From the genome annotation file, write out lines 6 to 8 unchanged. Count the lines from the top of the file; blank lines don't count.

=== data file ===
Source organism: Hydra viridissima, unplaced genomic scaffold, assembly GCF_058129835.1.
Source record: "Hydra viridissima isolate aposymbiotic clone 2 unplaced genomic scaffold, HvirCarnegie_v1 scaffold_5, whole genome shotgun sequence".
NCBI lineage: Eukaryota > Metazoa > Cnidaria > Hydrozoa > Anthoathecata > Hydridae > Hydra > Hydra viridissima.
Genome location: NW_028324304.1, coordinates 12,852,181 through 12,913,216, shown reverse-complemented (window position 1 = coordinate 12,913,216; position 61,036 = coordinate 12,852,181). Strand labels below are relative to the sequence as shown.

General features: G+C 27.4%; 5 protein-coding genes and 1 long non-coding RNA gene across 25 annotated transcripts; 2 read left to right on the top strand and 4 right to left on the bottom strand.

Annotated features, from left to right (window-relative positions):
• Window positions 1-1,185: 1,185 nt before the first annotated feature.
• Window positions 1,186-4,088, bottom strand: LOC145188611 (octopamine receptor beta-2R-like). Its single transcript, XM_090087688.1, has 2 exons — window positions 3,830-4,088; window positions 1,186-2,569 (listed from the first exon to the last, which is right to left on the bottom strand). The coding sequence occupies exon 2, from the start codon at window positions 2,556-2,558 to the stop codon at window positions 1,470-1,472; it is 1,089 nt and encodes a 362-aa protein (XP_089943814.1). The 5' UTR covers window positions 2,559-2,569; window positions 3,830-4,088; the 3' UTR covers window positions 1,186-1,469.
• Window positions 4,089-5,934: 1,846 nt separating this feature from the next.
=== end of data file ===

Annotated features, from left to right (window-relative positions):
• Window positions 1-1,185: 1,185 nt before the first annotated feature.
• Window positions 1,186-4,088, bottom strand: LOC145188611 (octopamine receptor beta-2R-like). Its single transcript, XM_090087688.1, has 2 exons — window positions 3,830-4,088; window positions 1,186-2,569 (listed from the first exon to the last, which is right to left on the bottom strand). The coding sequence occupies exon 2, from the start codon at window positions 2,556-2,558 to the stop codon at window positions 1,470-1,472; it is 1,089 nt and encodes a 362-aa protein (XP_089943814.1). The 5' UTR covers window positions 2,559-2,569; window positions 3,830-4,088; the 3' UTR covers window positions 1,186-1,469.